Stacy Rapacon: Great Funds You Can Own for $500 or Less

Cameron Huddleston: 7 Ways to Save on Home Decor

The Kosher Gourmet by Steve Petusevsky Exploring ingredients as edible-stuffed containers (TWO RECIPES + TIPS & TECHINQUES)

Jewish World Review May 13, 2011 / 9 Iyar, 5771

English for Immigrants

By Linda Chavez



http://www.JewishWorldReview.com | President Obama invoked immigrant assimilation this week in a speech in El Paso, Texas, praising the notion embodied in the motto E pluribus unum: out of many, one. But it wasn't all that long ago when many liberals eschewed the idea of America as having one language, one culture, and one people. Ironically, it has taken an anti-immigrant backlash to awaken at least some liberals to the dangers of multiculturalism, which they pushed aggressively for decades.

It was liberals -- not conservatives -- who originally claimed that today's immigrants couldn't assimilate, or, in their view, shouldn't even try. Liberals insisted that Hispanic kids, even those who were born here, be taught in Spanish and learn to revere their ancestral culture rather than to take pride in being Americans. The bilingual, multicultural approach became deeply imbedded in the public school curriculum, thanks to the efforts mostly of white liberals, with help from some college-educated, fully assimilated Hispanic activists.

The consequences were disastrous, especially for Hispanic children consigned to a second-class education in Spanish, which would not lead to college or economic success. It also caused resentment among those who rightly felt that other immigrants had willingly adopted English and that Hispanics should as well. But there were a few valiant voices arguing against bilingual and multicultural education, and none was more effective than Dr. Rosalie Pedalino Porter.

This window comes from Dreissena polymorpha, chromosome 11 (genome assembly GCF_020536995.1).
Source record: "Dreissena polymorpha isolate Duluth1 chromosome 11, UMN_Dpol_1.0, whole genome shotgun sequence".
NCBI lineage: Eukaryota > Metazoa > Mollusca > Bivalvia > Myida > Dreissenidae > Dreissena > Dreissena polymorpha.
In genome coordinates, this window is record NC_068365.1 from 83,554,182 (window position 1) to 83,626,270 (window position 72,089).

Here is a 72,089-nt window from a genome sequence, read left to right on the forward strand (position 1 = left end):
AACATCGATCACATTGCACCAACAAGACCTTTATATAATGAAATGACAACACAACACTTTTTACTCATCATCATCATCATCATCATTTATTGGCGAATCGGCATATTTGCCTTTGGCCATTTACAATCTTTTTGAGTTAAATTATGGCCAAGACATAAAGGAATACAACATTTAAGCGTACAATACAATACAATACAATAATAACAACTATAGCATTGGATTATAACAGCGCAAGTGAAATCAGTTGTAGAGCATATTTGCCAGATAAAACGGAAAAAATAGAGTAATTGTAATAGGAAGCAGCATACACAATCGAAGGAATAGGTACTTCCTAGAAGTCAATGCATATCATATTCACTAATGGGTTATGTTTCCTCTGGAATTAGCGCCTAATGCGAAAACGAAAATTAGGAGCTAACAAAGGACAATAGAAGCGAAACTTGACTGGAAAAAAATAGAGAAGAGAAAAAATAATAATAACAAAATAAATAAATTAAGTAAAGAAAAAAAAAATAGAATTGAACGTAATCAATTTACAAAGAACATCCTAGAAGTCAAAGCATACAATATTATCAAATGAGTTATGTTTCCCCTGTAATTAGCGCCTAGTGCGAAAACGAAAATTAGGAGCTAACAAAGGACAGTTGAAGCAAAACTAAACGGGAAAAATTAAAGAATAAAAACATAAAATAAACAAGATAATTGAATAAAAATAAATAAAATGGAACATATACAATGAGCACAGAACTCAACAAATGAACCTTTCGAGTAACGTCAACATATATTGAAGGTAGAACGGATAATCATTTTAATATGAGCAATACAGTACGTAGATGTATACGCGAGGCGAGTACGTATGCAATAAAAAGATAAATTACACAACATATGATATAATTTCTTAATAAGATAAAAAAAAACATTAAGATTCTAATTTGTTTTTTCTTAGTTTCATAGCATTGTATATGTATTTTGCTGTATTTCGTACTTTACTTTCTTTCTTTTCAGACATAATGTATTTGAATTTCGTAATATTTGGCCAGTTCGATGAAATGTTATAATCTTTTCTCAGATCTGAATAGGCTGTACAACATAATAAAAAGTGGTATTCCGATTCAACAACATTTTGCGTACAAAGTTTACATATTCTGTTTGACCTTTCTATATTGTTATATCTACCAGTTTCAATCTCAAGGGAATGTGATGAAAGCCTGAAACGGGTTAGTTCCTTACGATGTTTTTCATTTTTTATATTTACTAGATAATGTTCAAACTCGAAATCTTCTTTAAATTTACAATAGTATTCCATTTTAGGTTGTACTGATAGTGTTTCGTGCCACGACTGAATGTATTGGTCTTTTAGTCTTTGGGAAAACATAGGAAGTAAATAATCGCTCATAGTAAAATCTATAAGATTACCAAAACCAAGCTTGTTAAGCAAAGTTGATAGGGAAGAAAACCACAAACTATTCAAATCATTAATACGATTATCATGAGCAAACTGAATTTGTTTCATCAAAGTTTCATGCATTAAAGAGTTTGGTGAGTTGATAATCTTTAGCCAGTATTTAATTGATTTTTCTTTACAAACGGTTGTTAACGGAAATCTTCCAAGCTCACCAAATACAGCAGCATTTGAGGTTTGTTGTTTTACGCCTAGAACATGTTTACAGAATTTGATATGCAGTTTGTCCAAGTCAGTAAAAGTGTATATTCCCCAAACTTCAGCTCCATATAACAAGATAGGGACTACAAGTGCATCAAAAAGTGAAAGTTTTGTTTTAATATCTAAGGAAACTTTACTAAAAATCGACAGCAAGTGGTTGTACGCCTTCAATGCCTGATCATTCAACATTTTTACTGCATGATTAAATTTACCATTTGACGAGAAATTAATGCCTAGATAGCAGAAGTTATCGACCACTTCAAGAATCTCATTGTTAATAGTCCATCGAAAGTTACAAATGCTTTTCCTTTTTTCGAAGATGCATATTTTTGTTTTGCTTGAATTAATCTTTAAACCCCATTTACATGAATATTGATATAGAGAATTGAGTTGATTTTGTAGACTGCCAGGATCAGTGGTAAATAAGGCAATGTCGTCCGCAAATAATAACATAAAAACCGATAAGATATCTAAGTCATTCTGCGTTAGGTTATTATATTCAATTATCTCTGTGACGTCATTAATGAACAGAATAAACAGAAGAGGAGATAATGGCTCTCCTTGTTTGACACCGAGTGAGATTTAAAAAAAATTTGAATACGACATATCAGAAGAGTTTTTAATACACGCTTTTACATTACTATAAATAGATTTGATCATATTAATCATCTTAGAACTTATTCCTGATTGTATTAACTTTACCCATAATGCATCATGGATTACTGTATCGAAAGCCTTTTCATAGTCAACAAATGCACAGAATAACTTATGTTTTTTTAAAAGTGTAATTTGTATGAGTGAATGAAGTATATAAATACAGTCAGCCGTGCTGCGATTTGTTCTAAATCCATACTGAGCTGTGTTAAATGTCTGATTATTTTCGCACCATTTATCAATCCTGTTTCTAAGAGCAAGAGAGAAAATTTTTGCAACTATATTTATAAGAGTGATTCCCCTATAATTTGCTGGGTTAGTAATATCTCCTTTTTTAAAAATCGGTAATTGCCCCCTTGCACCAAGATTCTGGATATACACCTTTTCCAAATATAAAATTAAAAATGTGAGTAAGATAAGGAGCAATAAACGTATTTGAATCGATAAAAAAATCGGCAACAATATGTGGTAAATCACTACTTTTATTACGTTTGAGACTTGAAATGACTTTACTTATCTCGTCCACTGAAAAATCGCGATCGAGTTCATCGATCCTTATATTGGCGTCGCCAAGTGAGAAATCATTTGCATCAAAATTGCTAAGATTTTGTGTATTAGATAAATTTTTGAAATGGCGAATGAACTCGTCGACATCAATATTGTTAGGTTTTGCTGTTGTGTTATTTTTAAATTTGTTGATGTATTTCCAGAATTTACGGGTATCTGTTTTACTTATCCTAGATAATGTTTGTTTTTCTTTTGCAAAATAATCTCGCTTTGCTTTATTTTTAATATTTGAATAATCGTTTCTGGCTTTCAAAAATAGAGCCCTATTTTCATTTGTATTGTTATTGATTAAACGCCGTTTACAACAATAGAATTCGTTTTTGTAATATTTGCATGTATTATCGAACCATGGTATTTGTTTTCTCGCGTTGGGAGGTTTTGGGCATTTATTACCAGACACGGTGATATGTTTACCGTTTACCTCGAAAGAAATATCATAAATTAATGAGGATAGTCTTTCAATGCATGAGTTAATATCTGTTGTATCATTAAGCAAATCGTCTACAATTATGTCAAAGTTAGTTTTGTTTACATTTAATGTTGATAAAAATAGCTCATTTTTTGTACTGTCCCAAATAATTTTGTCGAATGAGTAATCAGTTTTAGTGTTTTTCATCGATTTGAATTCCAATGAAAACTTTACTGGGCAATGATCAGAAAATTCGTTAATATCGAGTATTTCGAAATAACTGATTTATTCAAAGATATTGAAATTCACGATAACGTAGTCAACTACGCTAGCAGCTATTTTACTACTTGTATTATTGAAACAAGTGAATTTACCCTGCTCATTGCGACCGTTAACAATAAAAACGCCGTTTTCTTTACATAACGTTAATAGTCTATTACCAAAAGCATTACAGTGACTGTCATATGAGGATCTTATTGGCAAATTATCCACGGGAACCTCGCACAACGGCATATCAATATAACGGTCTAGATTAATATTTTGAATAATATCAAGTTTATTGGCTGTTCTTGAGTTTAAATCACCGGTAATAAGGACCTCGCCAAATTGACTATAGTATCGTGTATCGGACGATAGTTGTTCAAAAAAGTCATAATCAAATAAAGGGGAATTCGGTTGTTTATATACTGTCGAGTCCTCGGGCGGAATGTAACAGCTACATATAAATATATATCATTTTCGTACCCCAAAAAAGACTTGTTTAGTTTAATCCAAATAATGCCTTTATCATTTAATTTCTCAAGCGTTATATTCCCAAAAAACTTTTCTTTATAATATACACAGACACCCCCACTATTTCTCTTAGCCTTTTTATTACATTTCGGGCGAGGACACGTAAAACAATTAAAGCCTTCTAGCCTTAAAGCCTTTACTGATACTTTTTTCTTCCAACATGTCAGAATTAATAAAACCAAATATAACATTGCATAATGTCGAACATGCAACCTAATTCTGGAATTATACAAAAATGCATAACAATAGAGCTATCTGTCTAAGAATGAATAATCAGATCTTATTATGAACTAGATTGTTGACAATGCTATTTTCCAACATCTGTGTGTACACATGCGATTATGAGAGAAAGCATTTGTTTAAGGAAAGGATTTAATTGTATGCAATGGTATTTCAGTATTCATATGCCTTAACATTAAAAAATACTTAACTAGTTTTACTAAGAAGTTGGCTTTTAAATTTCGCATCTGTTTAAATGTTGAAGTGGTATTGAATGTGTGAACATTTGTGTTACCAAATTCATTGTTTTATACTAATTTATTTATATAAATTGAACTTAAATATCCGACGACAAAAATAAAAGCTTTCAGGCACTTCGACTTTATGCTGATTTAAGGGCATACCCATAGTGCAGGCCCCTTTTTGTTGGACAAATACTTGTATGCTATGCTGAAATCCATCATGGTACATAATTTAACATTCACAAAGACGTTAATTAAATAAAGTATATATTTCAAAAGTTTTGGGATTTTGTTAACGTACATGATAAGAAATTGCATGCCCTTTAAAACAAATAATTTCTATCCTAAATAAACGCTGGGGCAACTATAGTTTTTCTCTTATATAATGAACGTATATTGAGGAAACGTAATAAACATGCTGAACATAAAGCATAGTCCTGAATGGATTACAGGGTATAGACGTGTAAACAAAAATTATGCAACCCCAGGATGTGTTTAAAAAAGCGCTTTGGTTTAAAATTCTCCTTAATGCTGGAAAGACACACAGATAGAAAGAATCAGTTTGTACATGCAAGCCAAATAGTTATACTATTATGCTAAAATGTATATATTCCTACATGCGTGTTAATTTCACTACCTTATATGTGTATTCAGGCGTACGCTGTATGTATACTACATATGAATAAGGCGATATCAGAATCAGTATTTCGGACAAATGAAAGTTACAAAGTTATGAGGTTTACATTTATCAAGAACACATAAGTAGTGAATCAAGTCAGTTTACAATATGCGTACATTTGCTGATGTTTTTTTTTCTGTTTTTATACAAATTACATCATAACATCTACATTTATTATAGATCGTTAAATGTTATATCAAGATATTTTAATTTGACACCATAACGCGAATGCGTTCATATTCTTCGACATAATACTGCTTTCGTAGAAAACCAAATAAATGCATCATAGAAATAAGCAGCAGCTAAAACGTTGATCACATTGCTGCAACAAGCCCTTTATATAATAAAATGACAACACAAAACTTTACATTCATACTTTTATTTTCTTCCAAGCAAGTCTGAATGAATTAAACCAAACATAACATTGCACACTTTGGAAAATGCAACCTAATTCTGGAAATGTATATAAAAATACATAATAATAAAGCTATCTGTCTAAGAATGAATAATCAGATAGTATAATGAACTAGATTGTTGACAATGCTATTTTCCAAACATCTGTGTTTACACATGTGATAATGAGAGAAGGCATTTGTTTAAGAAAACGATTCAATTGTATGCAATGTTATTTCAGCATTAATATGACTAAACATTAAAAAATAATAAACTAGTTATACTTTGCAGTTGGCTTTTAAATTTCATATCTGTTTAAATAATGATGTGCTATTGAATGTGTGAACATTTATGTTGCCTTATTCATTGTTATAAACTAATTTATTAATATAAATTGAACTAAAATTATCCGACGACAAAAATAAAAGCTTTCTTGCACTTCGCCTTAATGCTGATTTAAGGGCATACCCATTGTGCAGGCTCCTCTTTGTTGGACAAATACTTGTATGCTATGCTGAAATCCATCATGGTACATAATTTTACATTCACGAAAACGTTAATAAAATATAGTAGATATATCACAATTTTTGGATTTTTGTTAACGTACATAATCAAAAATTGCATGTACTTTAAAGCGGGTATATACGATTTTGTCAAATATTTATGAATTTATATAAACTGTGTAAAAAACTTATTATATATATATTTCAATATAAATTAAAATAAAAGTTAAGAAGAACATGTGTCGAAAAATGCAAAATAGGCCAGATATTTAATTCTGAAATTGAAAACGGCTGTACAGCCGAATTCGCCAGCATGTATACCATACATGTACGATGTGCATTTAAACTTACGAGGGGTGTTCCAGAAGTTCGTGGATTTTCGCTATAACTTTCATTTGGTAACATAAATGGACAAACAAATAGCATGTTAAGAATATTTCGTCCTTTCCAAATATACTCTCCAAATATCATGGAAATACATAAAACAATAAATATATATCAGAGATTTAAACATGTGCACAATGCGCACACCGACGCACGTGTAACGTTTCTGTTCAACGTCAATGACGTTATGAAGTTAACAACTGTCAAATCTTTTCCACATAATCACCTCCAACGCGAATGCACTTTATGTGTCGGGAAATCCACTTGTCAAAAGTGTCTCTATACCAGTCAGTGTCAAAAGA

Porter's memoir, "American Immigrant: My Life in Three Languages" (Transaction Publishers) chronicles her struggle to end programs that segregated Hispanic students by language and ethnicity. Porter came to America from Italy as a child of 5, speaking not a word of English. She arrived when the United States was in the middle of the Great Depression, but her parents had relatives living in New Jersey who helped them find jobs.

Even the poverty of the Depression era was nothing compared to the bleak life they left behind in Italy. Like many immigrants of that era, Porter found school a welcome departure from the grinding duties of caring for younger siblings, preparing meals, and cleaning house that fell on the oldest child. She excelled in school and decided to devote her life to education.

Eventually, Porter would earn a Ph.D. in education and become director of a bilingual education programs in the Newton, Mass., public schools. It was her experience in the classroom that helped change her mind about what works -- and what doesn't -- when it comes to teaching new immigrants to speak English.

Porter quickly found that teaching youngsters in their native language actually slowed down their academic progress and eventually abandoned the approach. When she became a school administrator, she put her experience to action and transformed the school system's bilingual program, which drew the ire of state officials. She became a thorn in the side of bilingual educators around the country. At conferences, she spoke up whenever bilingual advocates made the ridiculous claim that the best way to learn English was to make sure students spent most of their day being taught in Spanish.

In 1990, Porter's first book, "Forked Tongue: The Politics of Bilingual Education," became the authoritative text on the subject. Since then, she has served as an expert witness in countless court battles on bilingual education, and the U.S. Supreme Court cited her work in its decision on Flores v. Arizona, which upheld English immersion as an acceptable method to teach non-English speakers.

She also became an activist, assisting immigrant parents in California, Arizona, and Massachusetts to get rid of failing bilingual programs in favor of more effective English immersion programs, all of which she details in her memoir.

It's no surprise that an immigrant would be the perfect foil for bilingual educators. Who better to understand that English is the gateway to opportunity in America? President Obama was singing the praises of English and assimilation for America's newcomers in Texas this week. But Rosalie Porter has been the choir leader on the subject for years.

Every weekday JewishWorldReview.com publishes what many in the media and Washington consider "must-reading". Sign up for the daily JWR update. It's free. Just click here.


JWR contributor Linda Chavez is President of the Center for Equal Opportunity. Her latest book is "Betrayal: How Union Bosses Shake Down Their Members and Corrupt American Politics". (Click HERE to purchase. Sales help fund JWR.)

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© 2006, Creators Syndicate